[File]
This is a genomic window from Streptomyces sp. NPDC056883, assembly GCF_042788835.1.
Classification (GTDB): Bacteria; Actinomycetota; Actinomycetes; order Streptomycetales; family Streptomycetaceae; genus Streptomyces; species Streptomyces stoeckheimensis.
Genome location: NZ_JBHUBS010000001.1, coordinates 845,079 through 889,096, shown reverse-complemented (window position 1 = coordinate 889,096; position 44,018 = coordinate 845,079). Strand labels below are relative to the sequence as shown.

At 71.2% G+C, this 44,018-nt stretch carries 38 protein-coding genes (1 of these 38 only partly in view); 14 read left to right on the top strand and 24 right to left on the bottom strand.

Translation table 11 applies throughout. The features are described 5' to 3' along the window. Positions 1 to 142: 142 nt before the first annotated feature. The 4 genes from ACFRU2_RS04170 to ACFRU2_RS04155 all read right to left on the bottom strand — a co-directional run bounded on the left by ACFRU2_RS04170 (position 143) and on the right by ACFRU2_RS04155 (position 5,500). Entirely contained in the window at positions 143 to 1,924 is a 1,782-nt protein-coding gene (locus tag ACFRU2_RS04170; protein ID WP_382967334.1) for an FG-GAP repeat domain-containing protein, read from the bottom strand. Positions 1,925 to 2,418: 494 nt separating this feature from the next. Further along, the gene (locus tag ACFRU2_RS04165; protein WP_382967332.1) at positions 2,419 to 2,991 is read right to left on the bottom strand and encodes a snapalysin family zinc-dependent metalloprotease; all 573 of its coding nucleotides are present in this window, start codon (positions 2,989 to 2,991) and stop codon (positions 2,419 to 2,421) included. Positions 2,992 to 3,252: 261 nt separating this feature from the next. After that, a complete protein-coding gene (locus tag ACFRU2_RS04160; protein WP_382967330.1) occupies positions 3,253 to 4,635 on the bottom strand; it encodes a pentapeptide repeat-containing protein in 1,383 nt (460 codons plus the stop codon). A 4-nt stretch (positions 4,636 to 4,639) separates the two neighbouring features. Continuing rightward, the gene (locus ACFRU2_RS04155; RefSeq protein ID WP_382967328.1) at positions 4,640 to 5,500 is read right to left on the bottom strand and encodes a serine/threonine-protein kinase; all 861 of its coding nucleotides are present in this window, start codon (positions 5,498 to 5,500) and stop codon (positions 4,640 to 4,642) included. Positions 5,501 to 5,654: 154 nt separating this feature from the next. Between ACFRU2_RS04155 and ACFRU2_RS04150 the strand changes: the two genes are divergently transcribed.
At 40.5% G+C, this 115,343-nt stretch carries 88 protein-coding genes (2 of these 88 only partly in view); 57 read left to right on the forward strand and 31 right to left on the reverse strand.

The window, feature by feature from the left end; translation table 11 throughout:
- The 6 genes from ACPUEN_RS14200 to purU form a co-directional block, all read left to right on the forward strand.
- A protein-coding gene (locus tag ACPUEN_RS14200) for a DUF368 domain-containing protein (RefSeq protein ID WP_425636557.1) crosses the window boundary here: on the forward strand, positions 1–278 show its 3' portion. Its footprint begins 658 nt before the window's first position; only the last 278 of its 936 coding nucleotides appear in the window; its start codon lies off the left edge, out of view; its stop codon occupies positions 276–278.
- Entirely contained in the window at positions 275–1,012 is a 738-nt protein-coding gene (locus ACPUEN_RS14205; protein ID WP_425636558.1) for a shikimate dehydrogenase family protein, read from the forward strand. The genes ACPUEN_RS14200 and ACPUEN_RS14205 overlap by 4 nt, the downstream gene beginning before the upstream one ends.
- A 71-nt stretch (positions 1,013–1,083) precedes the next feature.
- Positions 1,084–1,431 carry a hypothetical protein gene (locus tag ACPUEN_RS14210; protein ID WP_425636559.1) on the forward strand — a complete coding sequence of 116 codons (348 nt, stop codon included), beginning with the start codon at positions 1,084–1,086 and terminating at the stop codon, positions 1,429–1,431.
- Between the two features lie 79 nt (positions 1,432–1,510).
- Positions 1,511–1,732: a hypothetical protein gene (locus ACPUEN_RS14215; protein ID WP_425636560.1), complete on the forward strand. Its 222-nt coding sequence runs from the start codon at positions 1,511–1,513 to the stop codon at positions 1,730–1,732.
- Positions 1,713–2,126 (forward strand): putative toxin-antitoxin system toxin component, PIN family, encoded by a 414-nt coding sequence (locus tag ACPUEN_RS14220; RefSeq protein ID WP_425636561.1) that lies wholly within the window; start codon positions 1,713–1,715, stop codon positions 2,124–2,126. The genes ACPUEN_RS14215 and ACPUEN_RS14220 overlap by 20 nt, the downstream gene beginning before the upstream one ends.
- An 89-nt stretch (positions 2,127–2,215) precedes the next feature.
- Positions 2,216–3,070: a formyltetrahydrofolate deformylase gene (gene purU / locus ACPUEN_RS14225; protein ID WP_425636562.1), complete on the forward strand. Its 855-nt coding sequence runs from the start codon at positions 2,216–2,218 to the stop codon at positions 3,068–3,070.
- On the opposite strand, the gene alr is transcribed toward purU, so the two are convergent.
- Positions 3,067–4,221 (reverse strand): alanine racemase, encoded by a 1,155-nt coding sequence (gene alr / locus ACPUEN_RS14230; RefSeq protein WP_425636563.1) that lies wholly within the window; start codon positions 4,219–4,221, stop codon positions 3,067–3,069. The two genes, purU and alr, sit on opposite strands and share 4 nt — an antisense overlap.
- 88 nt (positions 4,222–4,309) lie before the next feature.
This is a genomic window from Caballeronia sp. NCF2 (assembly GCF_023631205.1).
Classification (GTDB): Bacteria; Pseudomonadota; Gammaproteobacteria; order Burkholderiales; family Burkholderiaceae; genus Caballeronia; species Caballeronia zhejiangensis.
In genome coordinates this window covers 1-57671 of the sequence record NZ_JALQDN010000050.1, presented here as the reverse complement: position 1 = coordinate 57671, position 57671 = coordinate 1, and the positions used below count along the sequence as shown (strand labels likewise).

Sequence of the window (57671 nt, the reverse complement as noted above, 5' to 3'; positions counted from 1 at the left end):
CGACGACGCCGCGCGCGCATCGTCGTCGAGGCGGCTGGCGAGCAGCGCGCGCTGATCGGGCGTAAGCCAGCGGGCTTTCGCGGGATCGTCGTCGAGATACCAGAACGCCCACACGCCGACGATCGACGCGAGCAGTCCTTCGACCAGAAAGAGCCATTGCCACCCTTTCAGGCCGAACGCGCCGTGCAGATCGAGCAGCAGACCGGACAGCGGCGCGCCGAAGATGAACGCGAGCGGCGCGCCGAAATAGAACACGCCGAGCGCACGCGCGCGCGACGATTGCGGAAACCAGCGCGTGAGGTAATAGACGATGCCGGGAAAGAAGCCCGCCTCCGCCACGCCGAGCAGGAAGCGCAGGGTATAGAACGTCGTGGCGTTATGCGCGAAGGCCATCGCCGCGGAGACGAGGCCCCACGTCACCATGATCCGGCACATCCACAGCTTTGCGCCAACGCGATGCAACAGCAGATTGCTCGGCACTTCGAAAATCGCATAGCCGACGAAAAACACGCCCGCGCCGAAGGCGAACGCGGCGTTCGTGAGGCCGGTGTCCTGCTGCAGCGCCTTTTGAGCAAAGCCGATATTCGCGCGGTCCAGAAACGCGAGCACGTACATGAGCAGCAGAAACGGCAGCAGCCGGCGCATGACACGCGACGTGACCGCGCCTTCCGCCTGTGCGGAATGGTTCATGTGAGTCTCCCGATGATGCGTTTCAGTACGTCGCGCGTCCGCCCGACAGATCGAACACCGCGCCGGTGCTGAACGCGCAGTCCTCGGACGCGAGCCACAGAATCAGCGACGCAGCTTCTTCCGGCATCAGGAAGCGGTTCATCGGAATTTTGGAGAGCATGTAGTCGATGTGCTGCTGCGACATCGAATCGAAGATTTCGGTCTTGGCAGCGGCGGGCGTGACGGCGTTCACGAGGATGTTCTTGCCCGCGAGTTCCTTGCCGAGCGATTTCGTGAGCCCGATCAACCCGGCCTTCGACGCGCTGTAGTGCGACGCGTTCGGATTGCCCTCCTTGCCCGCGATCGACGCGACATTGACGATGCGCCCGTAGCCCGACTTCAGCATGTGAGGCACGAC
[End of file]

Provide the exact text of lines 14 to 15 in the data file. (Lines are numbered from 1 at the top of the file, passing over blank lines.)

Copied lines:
- Positions 1,511–1,732: a hypothetical protein gene (locus ACPUEN_RS14215; protein ID WP_425636560.1), complete on the forward strand. Its 222-nt coding sequence runs from the start codon at positions 1,511–1,513 to the stop codon at positions 1,730–1,732.
- Positions 1,713–2,126 (forward strand): putative toxin-antitoxin system toxin component, PIN family, encoded by a 414-nt coding sequence (locus tag ACPUEN_RS14220; RefSeq protein ID WP_425636561.1) that lies wholly within the window; start codon positions 1,713–1,715, stop codon positions 2,124–2,126. The genes ACPUEN_RS14215 and ACPUEN_RS14220 overlap by 20 nt, the downstream gene beginning before the upstream one ends.